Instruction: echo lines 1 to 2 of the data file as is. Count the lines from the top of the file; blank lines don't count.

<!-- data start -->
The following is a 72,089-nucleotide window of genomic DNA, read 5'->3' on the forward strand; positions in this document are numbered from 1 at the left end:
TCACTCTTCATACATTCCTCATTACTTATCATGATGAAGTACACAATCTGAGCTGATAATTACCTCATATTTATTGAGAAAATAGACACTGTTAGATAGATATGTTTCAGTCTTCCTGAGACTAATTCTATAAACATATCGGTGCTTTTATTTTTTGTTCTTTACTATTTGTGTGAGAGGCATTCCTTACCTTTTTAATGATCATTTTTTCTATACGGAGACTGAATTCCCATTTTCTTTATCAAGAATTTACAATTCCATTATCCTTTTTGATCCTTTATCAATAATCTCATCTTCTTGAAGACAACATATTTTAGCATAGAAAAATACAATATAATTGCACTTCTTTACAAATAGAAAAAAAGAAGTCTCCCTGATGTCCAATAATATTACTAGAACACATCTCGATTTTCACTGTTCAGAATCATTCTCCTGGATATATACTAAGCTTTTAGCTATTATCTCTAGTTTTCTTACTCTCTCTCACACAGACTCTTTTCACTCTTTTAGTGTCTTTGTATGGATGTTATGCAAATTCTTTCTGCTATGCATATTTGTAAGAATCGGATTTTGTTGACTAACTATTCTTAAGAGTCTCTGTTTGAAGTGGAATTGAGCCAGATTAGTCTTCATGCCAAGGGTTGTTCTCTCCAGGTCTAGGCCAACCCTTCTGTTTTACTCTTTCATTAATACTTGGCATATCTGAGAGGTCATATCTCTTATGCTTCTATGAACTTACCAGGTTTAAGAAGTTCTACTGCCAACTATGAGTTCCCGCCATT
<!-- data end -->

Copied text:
The following is a 72,089-nucleotide window of genomic DNA, read 5'->3' on the forward strand; positions in this document are numbered from 1 at the left end:
TCACTCTTCATACATTCCTCATTACTTATCATGATGAAGTACACAATCTGAGCTGATAATTACCTCATATTTATTGAGAAAATAGACACTGTTAGATAGATATGTTTCAGTCTTCCTGAGACTAATTCTATAAACATATCGGTGCTTTTATTTTTTGTTCTTTACTATTTGTGTGAGAGGCATTCCTTACCTTTTTAATGATCATTTTTTCTATACGGAGACTGAATTCCCATTTTCTTTATCAAGAATTTACAATTCCATTATCCTTTTTGATCCTTTATCAATAATCTCATCTTCTTGAAGACAACATATTTTAGCATAGAAAAATACAATATAATTGCACTTCTTTACAAATAGAAAAAAAGAAGTCTCCCTGATGTCCAATAATATTACTAGAACACATCTCGATTTTCACTGTTCAGAATCATTCTCCTGGATATATACTAAGCTTTTAGCTATTATCTCTAGTTTTCTTACTCTCTCTCACACAGACTCTTTTCACTCTTTTAGTGTCTTTGTATGGATGTTATGCAAATTCTTTCTGCTATGCATATTTGTAAGAATCGGATTTTGTTGACTAACTATTCTTAAGAGTCTCTGTTTGAAGTGGAATTGAGCCAGATTAGTCTTCATGCCAAGGGTTGTTCTCTCCAGGTCTAGGCCAACCCTTCTGTTTTACTCTTTCATTAATACTTGGCATATCTGAGAGGTCATATCTCTTATGCTTCTATGAACTTACCAGGTTTAAGAAGTTCTACTGCCAACTATGAGTTCCCGCCATT